I was fortunate to grow up in the home of art appreciators where being an artist was valued. My parents gave me art classes, dance classes and music lessons from a very young age. In college, I studied art, literature and philosophy and always was busy making something.
In 1983, I traveled to the Khumbu region of Nepal with my husband and children for 12 days of trekking with the Sherpas, Tibetan Buddhists, who graciously showed us their land and their customs. I returned, deeply touched and transformed by the lovingkindness and compassion that was their normal daily practice. I knew that I wanted to make art that reflected the depth of meaning in the prayer flag. The notion of ancient Sanskrit mantras for peace, lovingkindness and compassion carried by the wind, rain and elements to the four corners of the earth resonated in my heart. Prayer flags are meant to be exposed to the elements so the prayers can circumvent the earth. When they disintegrate, they are burned and their ashes also are scattered in the four directions.
I was trained as an artist in the ’60s at the University of Vermont, became an educator and an environmental activist and raised a family, which left me little time for my art. Finally, in 2011, I was compelled to make time for my Metta prayers, the prayers of lovingkindness and compassion.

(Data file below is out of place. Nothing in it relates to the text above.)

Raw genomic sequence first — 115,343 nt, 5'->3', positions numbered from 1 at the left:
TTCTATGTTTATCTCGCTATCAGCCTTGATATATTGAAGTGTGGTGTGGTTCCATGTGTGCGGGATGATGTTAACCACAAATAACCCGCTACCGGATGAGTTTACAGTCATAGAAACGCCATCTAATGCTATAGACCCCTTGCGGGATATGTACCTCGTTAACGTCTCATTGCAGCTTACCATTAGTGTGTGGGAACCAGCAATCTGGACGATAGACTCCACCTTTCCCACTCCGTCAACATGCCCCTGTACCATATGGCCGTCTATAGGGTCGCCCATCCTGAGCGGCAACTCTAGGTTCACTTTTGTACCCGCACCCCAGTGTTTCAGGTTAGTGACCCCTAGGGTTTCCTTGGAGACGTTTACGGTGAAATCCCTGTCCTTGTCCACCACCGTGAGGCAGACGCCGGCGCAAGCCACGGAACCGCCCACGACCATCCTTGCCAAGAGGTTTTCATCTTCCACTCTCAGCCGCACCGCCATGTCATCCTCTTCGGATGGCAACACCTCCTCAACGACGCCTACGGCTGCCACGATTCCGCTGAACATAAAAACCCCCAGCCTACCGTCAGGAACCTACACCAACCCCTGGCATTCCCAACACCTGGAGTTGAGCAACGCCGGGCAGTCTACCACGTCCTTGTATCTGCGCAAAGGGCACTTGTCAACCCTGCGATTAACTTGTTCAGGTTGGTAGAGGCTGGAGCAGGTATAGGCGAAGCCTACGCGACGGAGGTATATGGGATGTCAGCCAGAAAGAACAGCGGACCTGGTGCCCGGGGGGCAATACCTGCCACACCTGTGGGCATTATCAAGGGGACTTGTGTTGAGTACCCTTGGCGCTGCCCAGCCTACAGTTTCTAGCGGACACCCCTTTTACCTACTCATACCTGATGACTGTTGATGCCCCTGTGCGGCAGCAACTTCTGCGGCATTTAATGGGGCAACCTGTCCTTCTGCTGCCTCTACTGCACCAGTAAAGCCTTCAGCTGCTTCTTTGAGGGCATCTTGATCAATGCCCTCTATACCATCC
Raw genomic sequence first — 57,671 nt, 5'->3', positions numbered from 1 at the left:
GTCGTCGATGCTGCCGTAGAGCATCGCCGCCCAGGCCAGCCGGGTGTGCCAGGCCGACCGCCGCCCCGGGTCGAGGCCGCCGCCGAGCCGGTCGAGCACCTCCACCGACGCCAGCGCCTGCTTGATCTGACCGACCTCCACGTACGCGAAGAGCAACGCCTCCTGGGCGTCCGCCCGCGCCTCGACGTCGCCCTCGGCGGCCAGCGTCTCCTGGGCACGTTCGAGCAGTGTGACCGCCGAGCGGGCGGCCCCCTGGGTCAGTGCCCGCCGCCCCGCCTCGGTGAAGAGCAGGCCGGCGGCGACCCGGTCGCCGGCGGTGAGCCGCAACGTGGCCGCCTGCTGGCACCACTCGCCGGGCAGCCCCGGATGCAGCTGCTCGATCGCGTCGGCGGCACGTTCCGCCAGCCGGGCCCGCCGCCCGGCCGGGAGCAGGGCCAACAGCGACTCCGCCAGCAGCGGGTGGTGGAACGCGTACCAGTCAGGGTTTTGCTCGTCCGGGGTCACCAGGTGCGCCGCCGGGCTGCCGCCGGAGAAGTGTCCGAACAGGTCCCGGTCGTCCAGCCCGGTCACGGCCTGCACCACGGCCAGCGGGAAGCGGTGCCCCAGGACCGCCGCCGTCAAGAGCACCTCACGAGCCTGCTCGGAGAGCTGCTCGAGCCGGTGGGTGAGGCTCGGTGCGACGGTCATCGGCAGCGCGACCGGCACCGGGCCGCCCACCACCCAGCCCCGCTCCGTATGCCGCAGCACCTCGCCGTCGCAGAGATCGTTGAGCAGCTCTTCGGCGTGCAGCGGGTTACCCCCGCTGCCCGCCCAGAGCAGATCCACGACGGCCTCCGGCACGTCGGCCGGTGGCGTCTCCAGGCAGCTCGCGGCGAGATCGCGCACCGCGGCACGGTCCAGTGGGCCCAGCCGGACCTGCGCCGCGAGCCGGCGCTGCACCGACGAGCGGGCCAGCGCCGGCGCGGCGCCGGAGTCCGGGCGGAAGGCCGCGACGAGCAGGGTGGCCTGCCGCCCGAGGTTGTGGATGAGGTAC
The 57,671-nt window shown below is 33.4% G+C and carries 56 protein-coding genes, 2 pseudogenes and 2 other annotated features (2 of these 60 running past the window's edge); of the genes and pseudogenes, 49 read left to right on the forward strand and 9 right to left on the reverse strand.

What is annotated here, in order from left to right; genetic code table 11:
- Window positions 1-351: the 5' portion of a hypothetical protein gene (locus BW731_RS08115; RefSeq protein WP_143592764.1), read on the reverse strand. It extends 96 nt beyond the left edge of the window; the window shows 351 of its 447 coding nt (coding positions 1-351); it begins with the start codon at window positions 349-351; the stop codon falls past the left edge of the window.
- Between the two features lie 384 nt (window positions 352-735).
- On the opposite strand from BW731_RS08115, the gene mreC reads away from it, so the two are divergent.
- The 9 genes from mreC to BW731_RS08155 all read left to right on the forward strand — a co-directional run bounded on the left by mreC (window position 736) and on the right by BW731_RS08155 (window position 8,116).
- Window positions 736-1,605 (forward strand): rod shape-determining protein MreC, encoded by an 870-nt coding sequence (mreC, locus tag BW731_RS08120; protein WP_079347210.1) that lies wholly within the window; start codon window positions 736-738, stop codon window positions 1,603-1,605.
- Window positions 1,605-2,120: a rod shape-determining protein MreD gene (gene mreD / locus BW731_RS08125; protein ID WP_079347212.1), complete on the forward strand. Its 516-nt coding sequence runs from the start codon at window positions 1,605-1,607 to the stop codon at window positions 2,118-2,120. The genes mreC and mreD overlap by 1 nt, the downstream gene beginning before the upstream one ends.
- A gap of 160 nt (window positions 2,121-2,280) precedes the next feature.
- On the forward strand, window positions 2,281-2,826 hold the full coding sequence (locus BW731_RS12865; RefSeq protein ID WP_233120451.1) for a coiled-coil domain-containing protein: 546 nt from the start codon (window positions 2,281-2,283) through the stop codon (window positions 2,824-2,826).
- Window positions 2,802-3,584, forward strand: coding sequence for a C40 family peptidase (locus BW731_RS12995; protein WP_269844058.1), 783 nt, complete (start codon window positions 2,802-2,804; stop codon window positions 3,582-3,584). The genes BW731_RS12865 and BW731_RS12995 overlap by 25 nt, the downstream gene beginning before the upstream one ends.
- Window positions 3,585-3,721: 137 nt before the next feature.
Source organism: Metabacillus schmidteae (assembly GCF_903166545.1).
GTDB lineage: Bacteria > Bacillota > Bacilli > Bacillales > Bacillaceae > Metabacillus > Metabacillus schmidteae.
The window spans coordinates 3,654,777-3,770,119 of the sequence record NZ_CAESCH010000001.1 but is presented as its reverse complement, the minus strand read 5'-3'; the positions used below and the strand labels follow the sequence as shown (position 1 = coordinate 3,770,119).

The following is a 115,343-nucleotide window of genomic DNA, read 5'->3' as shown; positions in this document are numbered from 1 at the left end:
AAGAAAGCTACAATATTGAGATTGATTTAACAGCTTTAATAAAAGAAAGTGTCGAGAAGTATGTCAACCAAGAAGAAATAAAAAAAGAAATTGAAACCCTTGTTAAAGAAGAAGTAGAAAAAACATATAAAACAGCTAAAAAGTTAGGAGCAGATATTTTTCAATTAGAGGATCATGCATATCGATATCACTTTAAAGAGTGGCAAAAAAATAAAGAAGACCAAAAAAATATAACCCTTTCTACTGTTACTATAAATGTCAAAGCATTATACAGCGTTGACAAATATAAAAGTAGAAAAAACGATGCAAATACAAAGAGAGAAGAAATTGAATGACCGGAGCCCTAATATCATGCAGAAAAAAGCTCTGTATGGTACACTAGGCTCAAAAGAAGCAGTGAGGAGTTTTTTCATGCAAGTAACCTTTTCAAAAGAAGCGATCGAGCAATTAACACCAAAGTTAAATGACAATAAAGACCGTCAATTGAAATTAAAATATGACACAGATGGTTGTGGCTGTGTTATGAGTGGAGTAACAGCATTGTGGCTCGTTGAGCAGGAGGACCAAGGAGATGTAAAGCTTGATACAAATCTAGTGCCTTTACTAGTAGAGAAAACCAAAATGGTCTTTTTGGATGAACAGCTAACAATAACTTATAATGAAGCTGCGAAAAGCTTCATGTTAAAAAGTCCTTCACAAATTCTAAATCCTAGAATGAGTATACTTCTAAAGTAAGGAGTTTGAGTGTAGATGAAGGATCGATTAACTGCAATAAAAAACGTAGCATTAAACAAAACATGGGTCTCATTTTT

To make each piece, I first write the Metta Sutta, the Buddha’s words of lovingkindness and compassion on paper or canvas. Then I write my own prayer to the earth and ask forgiveness for the destruction and devastation we have created in the name of civilization, progress and technology. I write these two prayers until the space is filled. The canvas is baptized in the ocean, river, stream or rainwater. I cover the canvas with earth and then I apply colors and set them free. I have collected earth from all over the world for this.
My pieces are infused with the desire that the earth and all beings be filled with lovingkindness and compassion, that all beings be at ease, that we treat each other as a mother cares for her child, and that the rivers, forests, mountains, oceans and every place on earth be safe from all harm and free from fear and suffering. I do incorporate other wisdom in the works.
“We are here to alleviate each other’s suffering”
"Do not be daunted by the enormity of the world’s grief. Do justly now, walk humbly now. You are not obligated to complete the work, but neither are you free to abandon it."
-Rabbi Tarfon...The Talmud
"May all beings be filled with lovingkindness and compassion. May all beings be safe from all harm and free from fear and suffering. May all beings be at ease"
-Buddha’s Metta prayer